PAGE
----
Saldanha Bay clinic burnt as community anger boils over
Mayor appoints task team to deal with residents’ demands
At least two people were arrested and a dozen others sustained minor injuries during clashes between the police and residents of Diazville in Saldanha Bay on Thursday.
Residents of the West Coast town have accused the municipality of sidelining poor people in Saldanha Bay. A lack of housing; high water and electricity tariffs; and the municipality’s “unfair subsidy terms” were some of the concerns voiced by residents.
In the early hours of Friday morning, police said protests had flared up again, with another shop looted. Calm has since been restored to the area.
The protest came in the wake of unrest in Vredenburg which started on Monday. The town is situated about 20 kilometres from Diazville. Residents there are also demanding that the municipality provide housing and cheaper water and electricity fees, among other things.
On Thursday, most of the shops in and around Diazville remained closed. The main road into the area was littered with large stones and charred tyres. The two schools in the area remained closed. Only matriculants were escorted out of the area to write exams at a secure venue.
The Diazville community hall, a municipal office and part of a local holiday resort were burnt. Several homes and vehicles were also damaged and a local butchery was ransacked. The local clinic was also burnt.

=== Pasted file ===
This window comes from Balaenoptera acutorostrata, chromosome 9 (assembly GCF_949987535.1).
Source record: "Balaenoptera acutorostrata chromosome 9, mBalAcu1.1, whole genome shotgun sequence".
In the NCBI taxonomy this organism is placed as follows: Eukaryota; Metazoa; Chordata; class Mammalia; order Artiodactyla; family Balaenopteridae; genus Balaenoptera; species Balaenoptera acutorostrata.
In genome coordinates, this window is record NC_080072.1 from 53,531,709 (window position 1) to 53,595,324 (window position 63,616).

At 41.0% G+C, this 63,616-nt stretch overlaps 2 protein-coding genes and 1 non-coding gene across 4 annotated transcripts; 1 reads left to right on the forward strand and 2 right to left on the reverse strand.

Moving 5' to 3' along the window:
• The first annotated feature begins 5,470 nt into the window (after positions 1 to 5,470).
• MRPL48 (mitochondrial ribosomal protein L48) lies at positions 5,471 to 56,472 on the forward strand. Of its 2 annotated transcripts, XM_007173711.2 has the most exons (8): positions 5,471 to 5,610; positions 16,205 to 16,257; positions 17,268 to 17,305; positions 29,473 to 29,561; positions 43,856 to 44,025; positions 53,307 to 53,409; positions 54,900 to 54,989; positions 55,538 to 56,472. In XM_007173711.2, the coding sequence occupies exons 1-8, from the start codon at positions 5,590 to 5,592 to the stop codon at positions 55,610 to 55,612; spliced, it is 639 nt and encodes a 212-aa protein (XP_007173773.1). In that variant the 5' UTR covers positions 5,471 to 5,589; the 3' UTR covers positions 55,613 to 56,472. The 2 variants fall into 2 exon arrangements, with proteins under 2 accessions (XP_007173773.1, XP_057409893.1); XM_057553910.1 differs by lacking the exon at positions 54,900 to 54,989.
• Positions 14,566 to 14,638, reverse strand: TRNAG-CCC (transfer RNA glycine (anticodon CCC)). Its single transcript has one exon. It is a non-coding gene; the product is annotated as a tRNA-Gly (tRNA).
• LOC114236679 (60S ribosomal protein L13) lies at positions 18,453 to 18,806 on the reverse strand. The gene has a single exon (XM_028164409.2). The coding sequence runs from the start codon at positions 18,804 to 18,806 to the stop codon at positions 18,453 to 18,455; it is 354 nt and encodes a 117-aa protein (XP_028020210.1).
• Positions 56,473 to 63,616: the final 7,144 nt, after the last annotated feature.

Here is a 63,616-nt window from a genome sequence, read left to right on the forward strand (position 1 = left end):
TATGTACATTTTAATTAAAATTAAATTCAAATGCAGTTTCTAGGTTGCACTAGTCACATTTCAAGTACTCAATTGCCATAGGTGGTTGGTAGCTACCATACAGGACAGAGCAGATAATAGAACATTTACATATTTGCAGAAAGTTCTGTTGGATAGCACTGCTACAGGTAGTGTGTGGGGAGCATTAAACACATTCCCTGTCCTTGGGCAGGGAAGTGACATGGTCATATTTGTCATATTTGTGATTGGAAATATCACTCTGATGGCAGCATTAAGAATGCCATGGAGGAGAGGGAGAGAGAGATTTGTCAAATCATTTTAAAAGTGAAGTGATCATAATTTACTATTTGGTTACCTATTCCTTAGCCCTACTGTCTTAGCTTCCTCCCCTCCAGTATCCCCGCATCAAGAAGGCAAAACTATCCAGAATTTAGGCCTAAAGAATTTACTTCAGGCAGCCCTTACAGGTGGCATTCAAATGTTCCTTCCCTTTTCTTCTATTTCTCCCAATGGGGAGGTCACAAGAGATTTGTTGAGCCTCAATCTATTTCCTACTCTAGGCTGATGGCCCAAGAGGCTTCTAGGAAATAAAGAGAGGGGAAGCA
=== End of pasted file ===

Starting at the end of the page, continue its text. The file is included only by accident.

“This was the closest clinic people could go to. The one closer to town is smaller and is always full. People with chronic illnesses and those who need to visit the clinic every day will suffer the most,” said resident Janine Paulse, pointing to the gutted clinic building.
Paulse recalled hearing people shouting and “loud sounds” in the early hours of Thursday morning. “Now people really won’t get houses because all of that money will go to fixing these buildings,” she said.
Tensions flared again around midday. Sporadic cat-and-mouse games ensued between the Public Order Policing members and groups of young boys in the community. They pelted police with stones and the police retaliated by shooting teargas canisters and rubber bullets.
“Those are skollies throwing stones. They don’t even know what we are protesting for,” a woman shouted from her porch. “The police are shooting teargas in our yards. They don’t care that I have a two-year-old inside. Her eyes are swelling up.”
Earlier, community leaders — most of whom are also ANC and EFF office bearers — told GroundUp that people were “frustrated and tired” of their pleas going unanswered by the DA-run municipality.
“There were a number of legal marches to the municipality before the mayhem started [in Vredenburg] on Monday. We still don’t have a proper explanation for the high water and electricity bills,” said Eugene du Toit. He grew up in Vredenburg and has lived in Saldanha Bay for over a decade.
Du Toit, who is also the EFF’s regional deputy chairman, insisted that the protests “were not a political ploy” but instead were led by residents, highlighting “valid plights” in the community.